DNA testing can provide answers in child support cases

People in California planning to establish paternity for their children may want to consider a DNA test to assist in child support and custody matters. A paternity test can help to secure child support for a child whose parentage is unknown or disputed.

Because DNA testing is nearly 100 percent accurate, it is clearly possible to determine with certainty whether a man is or is not the father of a child. When a mother and father are not married at the time of a child's conception or birth, there is no automatic presumption of being the legal father of the child. The father's name does not need to be listed on the birth certificate, and he will not have an obligation to pay child support or a right to visitation or custody unless recognized legally as the father.

Dividing a TSP during divorce

When going through a divorce, estranged California couples must divide their marital assets. Although some can come to an agreement on their own, there are certain types of assets that require some more attention to detail. These include retirement accounts, such as Thrift Savings Plans that are owned by federal employees.

A court might decide how assets are split, or couples may be able to make decisions on their own. To divide a TSP, a Retirement Benefits Court Order is needed. Legal documents like a court-approved divorce decree, settlement papers or a Qualified Domestic Relations Order could serve as a RBCO in some cases.

Public aid a factor in child support

Most parents in California are dedicated to providing for their children. This is generally true whether they are parenting together with a spouse or in separate households. While it is not unusual for one parent to voluntarily pay child support to the other, there are cases in which a court will order child support even if the parent receiving the funds has not requested it.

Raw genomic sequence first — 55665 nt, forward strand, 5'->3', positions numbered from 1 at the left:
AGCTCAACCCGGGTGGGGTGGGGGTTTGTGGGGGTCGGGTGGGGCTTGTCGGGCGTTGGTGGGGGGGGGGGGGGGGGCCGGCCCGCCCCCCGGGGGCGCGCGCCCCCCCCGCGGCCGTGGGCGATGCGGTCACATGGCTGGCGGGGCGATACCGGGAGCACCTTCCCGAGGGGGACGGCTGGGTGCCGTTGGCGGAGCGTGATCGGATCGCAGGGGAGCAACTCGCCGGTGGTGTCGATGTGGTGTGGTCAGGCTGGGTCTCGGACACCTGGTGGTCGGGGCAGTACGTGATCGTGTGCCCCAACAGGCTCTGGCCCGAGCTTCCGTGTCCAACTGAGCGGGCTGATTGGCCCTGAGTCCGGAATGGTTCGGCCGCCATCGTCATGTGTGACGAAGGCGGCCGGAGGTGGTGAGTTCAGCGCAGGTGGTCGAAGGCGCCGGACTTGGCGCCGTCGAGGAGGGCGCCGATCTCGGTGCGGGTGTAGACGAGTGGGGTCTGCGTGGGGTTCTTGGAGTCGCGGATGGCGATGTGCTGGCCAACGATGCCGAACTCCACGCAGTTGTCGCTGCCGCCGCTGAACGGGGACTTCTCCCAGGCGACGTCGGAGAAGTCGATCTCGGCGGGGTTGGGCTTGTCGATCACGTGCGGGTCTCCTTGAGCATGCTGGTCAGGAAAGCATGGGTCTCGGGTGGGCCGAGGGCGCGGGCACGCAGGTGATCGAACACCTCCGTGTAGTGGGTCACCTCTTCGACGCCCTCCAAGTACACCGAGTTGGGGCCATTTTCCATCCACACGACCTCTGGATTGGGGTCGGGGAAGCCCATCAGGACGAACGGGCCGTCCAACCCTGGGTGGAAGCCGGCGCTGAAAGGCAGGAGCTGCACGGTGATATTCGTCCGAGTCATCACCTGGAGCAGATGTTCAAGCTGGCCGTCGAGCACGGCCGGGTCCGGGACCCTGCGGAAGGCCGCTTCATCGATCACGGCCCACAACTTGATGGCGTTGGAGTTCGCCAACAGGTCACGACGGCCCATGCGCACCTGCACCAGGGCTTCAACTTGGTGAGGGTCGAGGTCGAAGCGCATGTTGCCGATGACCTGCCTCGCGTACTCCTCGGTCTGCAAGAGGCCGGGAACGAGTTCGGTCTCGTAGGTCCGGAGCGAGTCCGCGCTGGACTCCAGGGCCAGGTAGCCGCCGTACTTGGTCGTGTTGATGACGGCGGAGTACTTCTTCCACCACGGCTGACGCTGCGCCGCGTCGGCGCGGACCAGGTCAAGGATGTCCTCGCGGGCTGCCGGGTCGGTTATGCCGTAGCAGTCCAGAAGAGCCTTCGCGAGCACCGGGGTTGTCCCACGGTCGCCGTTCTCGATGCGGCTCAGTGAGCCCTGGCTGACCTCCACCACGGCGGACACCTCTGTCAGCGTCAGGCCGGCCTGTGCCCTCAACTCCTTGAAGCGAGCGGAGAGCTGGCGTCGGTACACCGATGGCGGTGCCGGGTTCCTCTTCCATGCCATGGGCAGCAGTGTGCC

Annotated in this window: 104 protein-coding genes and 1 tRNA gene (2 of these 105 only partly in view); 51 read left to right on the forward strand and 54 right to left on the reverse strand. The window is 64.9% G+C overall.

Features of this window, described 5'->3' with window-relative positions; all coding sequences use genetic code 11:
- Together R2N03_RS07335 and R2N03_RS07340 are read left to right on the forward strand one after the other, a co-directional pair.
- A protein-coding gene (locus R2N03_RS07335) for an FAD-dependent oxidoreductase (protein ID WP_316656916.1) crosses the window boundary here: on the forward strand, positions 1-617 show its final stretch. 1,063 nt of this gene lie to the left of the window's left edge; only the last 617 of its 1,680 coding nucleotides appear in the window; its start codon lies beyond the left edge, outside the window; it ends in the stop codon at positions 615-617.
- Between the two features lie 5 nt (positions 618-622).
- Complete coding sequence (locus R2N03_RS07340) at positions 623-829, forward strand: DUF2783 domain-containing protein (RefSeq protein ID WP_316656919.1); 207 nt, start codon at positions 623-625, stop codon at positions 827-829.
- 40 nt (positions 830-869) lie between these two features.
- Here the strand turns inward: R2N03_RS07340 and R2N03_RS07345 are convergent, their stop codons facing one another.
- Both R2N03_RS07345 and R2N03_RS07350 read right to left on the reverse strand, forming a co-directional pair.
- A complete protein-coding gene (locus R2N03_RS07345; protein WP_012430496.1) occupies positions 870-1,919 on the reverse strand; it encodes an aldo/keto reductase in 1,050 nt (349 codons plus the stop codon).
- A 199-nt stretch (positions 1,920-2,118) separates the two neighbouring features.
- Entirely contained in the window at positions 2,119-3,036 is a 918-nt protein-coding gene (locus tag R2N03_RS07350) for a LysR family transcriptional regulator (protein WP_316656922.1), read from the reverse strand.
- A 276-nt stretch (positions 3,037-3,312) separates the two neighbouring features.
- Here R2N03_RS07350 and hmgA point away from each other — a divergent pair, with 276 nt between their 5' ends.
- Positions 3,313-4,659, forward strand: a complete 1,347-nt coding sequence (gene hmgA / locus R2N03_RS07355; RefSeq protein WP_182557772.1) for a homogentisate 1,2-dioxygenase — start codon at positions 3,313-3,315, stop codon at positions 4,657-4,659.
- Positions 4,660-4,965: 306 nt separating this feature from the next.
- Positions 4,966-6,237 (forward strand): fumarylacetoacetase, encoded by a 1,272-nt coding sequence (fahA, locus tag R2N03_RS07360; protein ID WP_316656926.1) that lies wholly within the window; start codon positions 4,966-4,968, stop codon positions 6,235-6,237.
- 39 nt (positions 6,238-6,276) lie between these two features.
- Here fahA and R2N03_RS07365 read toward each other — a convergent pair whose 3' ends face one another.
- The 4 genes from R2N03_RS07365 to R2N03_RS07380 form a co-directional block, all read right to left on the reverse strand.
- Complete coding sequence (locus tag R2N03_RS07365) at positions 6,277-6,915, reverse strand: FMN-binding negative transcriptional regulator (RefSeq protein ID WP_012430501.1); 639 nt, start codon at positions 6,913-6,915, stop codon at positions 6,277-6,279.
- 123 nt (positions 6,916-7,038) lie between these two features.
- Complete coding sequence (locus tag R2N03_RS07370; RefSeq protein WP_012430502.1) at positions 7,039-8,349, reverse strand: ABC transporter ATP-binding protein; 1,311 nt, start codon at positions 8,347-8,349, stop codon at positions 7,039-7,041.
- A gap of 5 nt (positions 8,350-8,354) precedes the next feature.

In a recent case, a Fresno mother was ordered to pay child support to her ex-husband, with whom she shares custody of three children. However, her ex-husband did not request this child support, and most of the funds will not go to him. County officials went to court requesting that the mother begin paying child support because the father receives public assistance.

Child support payments reimburse state for spouse's benefits

A California woman who has five children and who shares custody of three of them with their father was ordered by the state to pay almost $500 monthly in child support. However, most of that payment will go to repay the state for aid received by the father.

The children spend three days per week with their father, and the father receives public assistance because he has a medical condition that prevents him from working. He says the majority of the benefit he receives goes to support his children. The court ordered the mother to pay $475 per month, but only $50 of that is for child support. The remainder is reimbursement to the state. In addition, she has to pay $25 per month in back payments.

Creating a co-parenting plan

Research has shown that California children who grow up with parents who are in a stable, loving marriage benefit from this type of environment. However, approximately half of all American marriages end in divorce, meaning that many children spent some time growing up with parents who were not happy. Some parents who are no longer together are still able to effectively work together to co-parent their child.

Co-parenting is a style of parenting where both parents work together to raise the child even though they are no longer together. This offers a variety of benefits, including stability and the ability to establish and maintain relationships with both parents. However, it can still be difficult, as this parenting style requires the ability to amicably communicate and work together to solve problems as they come up.

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Miller & Associates, Attorneys LLP

Miller & Associates, Attorneys LLP
6542 Lonetree Boulevard
Rocklin, CA 95765

Phone: 916-780-0848 
Fax: 916-780-0787

Miller & Associates, Attorneys LLP
850 Iron Point Road, Suite 113A
Folsom, CA 95630

Phone: 916-365-4941 
Fax: 916-780-0787